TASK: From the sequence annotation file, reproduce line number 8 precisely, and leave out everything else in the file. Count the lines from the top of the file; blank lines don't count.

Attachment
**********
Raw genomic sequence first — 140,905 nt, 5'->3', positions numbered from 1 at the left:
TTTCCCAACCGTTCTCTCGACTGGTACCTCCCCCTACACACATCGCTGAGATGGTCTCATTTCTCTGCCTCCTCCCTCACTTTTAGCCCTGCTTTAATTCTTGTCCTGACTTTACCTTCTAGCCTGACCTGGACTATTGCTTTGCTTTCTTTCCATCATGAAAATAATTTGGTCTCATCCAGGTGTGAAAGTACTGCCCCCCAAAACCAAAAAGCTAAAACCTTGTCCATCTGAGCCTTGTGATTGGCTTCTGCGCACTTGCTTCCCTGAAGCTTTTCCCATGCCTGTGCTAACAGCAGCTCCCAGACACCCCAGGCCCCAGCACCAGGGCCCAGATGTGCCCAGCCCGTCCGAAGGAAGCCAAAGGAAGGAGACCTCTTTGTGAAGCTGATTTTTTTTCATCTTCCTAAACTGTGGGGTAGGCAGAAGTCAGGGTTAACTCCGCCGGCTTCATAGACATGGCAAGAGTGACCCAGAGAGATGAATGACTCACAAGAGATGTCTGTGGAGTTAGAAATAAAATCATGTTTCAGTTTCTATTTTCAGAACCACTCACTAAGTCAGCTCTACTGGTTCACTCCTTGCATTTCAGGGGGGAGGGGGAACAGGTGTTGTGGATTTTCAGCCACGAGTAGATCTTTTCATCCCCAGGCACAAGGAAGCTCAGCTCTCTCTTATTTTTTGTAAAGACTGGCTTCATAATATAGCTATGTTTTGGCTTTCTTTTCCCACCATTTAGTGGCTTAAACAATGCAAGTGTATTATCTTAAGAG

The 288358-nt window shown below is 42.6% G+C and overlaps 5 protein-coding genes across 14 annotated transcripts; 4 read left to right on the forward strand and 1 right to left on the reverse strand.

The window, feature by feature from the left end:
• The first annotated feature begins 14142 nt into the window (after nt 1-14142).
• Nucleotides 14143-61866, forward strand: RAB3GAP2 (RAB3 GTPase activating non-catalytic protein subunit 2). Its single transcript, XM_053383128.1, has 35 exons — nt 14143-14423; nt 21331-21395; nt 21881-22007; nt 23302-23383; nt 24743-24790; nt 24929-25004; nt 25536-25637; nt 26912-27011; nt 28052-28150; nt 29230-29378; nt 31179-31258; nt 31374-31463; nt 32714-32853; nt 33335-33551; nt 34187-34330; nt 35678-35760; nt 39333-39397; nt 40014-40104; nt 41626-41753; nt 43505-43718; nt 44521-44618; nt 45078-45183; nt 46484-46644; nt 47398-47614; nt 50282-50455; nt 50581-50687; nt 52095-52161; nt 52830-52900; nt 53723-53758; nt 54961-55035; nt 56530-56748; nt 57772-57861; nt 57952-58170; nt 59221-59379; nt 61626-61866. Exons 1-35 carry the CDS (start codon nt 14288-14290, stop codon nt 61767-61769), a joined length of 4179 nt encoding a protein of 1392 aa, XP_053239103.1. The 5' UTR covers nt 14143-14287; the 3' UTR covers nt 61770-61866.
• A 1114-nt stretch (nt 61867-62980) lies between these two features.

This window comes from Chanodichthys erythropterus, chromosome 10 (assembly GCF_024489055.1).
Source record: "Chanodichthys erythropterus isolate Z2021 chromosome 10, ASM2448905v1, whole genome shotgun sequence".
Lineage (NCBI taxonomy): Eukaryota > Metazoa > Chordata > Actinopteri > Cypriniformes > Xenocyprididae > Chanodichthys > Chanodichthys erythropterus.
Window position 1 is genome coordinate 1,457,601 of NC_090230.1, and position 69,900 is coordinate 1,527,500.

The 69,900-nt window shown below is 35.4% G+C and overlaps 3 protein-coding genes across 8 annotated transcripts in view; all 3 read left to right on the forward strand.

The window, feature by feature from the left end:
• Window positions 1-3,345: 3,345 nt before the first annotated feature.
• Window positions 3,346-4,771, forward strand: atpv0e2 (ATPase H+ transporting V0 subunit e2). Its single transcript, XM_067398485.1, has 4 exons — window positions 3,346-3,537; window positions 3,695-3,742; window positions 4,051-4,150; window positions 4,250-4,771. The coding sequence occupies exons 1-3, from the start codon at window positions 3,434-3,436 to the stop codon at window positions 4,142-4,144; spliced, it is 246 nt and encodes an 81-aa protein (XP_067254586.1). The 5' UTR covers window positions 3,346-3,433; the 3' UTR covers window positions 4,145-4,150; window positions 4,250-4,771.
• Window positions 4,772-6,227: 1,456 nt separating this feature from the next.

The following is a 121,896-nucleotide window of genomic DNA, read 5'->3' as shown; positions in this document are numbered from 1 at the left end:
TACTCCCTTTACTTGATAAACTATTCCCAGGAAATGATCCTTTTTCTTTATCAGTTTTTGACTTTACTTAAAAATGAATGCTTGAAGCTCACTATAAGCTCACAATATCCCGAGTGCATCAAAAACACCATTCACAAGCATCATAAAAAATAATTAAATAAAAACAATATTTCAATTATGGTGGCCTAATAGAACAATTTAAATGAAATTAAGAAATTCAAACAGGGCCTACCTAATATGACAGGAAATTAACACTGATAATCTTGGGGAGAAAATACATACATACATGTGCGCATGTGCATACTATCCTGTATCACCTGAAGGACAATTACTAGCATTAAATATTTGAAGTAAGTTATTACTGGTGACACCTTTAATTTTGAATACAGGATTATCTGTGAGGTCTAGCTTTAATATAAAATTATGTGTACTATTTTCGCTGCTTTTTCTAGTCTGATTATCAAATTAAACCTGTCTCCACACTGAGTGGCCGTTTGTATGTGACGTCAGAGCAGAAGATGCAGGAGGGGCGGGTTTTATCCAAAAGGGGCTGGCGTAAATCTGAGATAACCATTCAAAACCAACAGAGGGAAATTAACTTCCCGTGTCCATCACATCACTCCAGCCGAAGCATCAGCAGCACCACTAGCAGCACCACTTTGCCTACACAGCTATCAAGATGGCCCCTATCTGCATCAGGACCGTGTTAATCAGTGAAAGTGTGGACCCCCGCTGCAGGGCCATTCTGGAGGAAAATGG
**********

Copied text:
This window comes from Chanodichthys erythropterus, chromosome 10 (assembly GCF_024489055.1).